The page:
I had a very hard time imagining who Devon Welsh might be. Who was hiding behind the last few songs I’d just heard from Majical Couldz?
We spent an afternoon with him. And the particular afternoon in question was passed in the company of a fragile being, picked up and dropped in an alien universe by a force so much greater than him. We didn’t speak the same language.
We were at le Sentier, having met in a piano bar near Oberkampf. We got there by métro. And in the métro, there was Devon, anxious, hesitant, glued to the platform. He got to singing, but his voice wasn’t steady enough to hide his timidity. A dozen trains rolled by before he was able to take the step, to deliver himself to the crowd of weary creatures, seated with their eyes fixed on him. When the doors closed, there was just this thin voice struggling to distinguish itself from the brouhaha of the train car. Then gradually, the train accelerated and with it his voice expanded.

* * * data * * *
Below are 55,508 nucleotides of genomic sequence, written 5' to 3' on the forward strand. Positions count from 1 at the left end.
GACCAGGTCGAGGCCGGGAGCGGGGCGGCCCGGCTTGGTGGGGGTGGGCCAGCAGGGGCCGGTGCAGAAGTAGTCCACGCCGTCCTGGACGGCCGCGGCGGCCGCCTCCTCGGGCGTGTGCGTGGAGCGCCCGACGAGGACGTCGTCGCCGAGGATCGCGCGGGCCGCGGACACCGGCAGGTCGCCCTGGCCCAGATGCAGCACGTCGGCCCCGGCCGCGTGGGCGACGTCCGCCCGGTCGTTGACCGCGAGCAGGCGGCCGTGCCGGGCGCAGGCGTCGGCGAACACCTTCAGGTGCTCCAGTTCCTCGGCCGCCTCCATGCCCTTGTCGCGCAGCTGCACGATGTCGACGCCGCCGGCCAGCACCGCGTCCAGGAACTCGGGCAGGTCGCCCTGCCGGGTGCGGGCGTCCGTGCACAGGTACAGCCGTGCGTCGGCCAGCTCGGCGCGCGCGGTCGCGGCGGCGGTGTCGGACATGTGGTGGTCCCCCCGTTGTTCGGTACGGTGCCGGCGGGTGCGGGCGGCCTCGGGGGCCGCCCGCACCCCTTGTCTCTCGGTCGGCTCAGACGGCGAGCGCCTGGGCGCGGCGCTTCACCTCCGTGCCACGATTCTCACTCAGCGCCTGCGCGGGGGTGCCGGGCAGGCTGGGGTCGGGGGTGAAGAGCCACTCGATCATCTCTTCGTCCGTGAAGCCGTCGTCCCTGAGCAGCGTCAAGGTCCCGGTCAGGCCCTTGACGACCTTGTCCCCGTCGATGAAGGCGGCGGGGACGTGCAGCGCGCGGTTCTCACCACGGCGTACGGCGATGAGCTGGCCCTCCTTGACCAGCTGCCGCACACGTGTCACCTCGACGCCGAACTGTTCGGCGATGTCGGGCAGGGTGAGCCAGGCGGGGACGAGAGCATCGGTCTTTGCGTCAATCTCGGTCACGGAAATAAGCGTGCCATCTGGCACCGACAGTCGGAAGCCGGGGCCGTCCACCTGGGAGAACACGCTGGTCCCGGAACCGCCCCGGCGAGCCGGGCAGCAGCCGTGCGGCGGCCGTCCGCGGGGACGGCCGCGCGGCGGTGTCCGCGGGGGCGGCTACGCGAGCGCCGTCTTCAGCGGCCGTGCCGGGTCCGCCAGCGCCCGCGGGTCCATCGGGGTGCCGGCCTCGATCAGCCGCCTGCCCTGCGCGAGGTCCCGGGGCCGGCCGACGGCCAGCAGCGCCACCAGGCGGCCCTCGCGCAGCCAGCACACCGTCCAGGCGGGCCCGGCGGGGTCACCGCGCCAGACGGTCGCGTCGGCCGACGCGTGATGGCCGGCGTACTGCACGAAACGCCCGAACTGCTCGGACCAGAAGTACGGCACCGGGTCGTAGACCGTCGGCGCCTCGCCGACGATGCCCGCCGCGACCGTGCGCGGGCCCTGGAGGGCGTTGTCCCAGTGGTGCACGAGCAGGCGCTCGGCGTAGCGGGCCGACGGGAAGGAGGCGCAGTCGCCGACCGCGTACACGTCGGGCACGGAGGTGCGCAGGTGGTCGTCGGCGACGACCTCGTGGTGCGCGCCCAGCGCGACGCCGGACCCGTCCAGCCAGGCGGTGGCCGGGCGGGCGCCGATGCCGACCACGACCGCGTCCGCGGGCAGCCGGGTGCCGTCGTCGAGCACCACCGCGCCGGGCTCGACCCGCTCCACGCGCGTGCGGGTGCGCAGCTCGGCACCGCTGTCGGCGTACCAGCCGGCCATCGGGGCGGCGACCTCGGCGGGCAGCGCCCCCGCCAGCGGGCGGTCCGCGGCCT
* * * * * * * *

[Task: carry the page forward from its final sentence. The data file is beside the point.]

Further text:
In the métro and in the bar where he sang “Bugs Don’t Buzz”, Devon had this crazy look about him. All those times that someone has described a singer as being figuratively elsewhere, while he sings; Devon Welsh is literally elsewhere. He’s definitely looking at something, but something none of us can see. When he sings, Devon is addressing someone that only he sees, but whose presence none of us can deny. Bulging in their sockets, his eyes see beyond ours, and his voice takes us far away.
Translated by Dexter Blumenthal